Most third-party applications pick registration details from the system and such details were inputted during the installation of Windows 7. The owner name and organization details stored in Windows can be displayed using the winver.exe application but cannot be modified through the GUI. What if, you need to change the registered owner or organization name? Say, you have bought a used computer or exchanged your computer with a co-worker and there’s no need to re-install the whole thing from scratch! You can directly change these details from the registry editor.
If you are not tech savvy and find the Windows Registry Editor daunting then there are tools that can help you navigate through the registry hives and paths. Navigating to keys is pretty cumbersome but these third-party tools facilitate registry edits.
InPrivate Filtering helps prevent website content providers from collecting information about sites you visit. The InPrivate Filtering feature is present in Internet Explorer 8 (IE8) while, the feature in IE9 is called Tracking Protection. Content providers or third-party websites could develop a profile of your browsing preferences which can be used in a variety of ways, including for analysis and serving targeted advertisements. Do not confuse InPrivate Filtering with InPrivate Browsing. For more information about InPrivate Browsing go here.
To ascertain that a dump file is created when a Stop error occurs, you need to simulate a Stop error. You can manually initiate a Stop error by creating a registry value and pressing a special character sequence. Then, after Windows 7 restarts you can verify that the dump file was actually created.
The Windows registry editor allows you to access certain configuration settings that may be unavailable from the GUI. Some knowledgeable users enjoy tweaking the registry for the fun of it but others do it to troubleshoot various problems. However, I must remind you that the registry contains low-level operating system components that if incorrectly set or accidentally deleted can result in your computer not starting properly! However, you can restore the registry using the Last Known Good Configuration option found in the boot up process.
Windows Management Instrumentation (WMI) allows you to write scripts and expose information about a Windows 7 resource or service. As we have seen in the previous post – Windows Management Instrumentation (WMI), WMI allows you to access system management information from the command-line interface! WMI can become handy when you need to retrieve specific information which may be not available from the GUI. Mastering the WMI command line utility may turn you into command line freak never wanting to leave the command line.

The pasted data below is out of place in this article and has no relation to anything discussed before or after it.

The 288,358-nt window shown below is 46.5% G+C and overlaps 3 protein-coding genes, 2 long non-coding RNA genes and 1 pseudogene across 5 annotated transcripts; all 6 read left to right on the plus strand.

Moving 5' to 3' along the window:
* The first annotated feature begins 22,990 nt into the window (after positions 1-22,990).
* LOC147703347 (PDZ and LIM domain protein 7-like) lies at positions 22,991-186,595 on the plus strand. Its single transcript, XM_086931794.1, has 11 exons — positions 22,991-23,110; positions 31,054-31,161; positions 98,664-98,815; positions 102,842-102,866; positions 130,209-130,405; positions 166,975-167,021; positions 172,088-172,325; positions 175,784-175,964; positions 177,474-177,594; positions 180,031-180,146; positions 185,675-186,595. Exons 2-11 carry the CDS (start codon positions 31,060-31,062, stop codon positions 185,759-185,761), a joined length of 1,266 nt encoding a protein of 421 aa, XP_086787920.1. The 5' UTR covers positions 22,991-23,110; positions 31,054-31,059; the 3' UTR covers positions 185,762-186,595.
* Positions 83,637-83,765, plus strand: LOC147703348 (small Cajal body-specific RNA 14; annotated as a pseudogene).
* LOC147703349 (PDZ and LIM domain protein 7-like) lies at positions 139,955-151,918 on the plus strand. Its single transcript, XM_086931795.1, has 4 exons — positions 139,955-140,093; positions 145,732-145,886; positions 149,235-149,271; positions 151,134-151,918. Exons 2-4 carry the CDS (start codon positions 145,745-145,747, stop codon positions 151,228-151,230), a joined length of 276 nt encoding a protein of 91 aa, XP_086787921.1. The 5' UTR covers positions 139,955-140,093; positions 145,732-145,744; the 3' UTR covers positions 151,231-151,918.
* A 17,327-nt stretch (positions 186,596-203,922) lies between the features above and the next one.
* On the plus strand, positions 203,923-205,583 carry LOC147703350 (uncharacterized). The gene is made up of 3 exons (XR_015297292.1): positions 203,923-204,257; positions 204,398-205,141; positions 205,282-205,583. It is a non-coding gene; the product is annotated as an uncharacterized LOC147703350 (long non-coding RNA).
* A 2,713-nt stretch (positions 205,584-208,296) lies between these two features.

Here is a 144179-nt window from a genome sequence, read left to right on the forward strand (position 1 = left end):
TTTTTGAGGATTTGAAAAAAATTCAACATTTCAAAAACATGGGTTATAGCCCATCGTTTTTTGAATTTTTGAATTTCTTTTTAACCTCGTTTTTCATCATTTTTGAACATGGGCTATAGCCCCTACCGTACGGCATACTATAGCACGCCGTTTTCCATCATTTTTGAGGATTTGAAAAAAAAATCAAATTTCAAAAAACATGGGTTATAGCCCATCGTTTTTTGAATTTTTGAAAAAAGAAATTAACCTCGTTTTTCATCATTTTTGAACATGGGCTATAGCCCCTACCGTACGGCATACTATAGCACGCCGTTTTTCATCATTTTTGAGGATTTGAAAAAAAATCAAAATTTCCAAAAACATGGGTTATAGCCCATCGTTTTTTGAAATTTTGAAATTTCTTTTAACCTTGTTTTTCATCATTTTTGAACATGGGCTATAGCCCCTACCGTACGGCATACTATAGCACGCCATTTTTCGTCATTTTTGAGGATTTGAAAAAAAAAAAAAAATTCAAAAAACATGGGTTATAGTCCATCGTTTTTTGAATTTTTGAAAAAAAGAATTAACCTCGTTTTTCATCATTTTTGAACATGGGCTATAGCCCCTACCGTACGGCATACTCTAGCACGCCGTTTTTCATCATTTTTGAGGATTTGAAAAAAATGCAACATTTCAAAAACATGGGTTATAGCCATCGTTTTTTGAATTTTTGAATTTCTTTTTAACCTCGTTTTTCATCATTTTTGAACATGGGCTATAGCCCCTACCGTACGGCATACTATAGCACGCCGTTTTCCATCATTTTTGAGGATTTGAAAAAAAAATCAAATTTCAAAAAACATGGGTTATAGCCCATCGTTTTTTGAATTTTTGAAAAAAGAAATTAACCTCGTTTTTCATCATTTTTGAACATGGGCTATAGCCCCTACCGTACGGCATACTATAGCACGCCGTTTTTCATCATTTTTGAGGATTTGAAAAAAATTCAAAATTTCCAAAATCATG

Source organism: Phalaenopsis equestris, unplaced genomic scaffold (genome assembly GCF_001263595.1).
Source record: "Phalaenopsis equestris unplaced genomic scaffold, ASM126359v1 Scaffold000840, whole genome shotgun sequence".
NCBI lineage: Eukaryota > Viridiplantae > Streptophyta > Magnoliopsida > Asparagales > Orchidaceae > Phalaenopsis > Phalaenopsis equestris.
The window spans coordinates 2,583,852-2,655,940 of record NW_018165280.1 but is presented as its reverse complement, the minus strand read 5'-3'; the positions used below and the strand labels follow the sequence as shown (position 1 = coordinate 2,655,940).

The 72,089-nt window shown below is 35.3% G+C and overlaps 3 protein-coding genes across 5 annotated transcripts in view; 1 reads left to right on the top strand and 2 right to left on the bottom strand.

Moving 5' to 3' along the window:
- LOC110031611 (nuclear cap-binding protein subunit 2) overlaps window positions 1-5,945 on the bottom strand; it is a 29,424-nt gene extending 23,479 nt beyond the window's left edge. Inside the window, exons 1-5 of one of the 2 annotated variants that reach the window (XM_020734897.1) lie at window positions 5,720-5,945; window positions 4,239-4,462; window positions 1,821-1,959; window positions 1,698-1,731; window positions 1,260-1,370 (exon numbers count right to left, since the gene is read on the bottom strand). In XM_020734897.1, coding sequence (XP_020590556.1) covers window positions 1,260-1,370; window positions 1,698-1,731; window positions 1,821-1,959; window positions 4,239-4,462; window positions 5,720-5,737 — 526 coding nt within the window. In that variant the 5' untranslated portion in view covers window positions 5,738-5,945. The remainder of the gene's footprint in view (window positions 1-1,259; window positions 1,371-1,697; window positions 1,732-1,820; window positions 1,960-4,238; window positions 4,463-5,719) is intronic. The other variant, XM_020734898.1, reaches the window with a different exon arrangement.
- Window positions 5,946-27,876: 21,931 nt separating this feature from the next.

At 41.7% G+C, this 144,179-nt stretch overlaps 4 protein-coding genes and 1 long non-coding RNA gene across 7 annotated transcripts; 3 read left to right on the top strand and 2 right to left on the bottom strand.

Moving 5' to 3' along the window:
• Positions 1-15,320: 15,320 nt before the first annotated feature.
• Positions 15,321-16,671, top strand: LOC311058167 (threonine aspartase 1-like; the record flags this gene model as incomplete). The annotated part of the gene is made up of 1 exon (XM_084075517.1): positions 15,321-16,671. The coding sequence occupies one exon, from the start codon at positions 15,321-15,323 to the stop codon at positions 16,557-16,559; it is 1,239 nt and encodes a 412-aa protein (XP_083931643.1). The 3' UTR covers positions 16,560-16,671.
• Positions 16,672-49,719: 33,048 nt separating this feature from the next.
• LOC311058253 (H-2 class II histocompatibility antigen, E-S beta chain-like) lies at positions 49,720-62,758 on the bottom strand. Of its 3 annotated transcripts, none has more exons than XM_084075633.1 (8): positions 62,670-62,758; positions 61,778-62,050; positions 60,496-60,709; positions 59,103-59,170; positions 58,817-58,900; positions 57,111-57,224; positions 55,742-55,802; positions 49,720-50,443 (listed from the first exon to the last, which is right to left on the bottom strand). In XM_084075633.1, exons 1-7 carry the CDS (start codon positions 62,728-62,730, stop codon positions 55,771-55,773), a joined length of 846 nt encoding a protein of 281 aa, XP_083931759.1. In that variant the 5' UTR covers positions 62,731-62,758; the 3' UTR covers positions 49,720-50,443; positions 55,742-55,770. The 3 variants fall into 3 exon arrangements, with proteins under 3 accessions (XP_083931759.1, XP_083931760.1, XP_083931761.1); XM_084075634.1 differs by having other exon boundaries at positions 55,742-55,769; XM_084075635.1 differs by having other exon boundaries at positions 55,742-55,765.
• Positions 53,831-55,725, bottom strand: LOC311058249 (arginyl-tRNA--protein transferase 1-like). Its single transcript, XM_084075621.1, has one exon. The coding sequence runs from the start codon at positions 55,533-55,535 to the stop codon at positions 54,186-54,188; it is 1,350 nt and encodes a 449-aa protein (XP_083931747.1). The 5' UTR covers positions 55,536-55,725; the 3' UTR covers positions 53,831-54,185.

Windows Management Instrumentation (WMI) allows you to write scripts that configure performance settings and resolve performance issues. System performance is dependant on many factors and settings, and the amount of resources every service or process consumes. With WMI, you can write scripts that manage event logs, file systems, printers, processes, registry settings, scheduled tasks, security, services, shared folders, etc. WMI scripts can monitor and respond to entries in the event log, modifications to the file system or the registry, and other real-time operating system changes.
A memory dump during a crash of Windows 7 will fail if your system drive (%SystemRoot%) has less than 25GB of free space! Memory dumps help you diagnose crash issues and it is always recommended to allow enough free space on your system drive for debugging information to be logged and for better overall performance. You can set the dump file to be stored on a different local drive with ample storage space or disable this feature, but in cases where this is not possible and regardless of free space, you can force Windows 7 to create a dump file using the following new registry entry:
The default Windows shell in Windows 7 is the Windows Explorer, however you can replace it with other shells such as, the command prompt, Windows PowerShell or custom built shells. This may become handy when computers are running specific tasks and you want to restrict their usage or free up resources taken by the default shell. However, remember that if for example you set the command prompt as the default shell, users can still load the default shell and other hidden applications.
This simple registry hack allows you to hide drives from appearing in the Windows Explorer shell. Users will not be able to select or see the drive in the applications’ open and save dialogs, My Computer and Windows Explorer but it remains visible from other shells such as, the command prompt. Therefore, applications can still access the hidden drive, even though it is invisible to end users! A hidden drive may be useful when backing files to a network or local drive and you would like to restrict that drive just for backup purposes. The risk of filling up that drive with unrelated data is limited by making it invisible to users including you, while it remains available to the backup application. Obviously, first set the backup destination drive from the backup application and then hide the drive as explained below.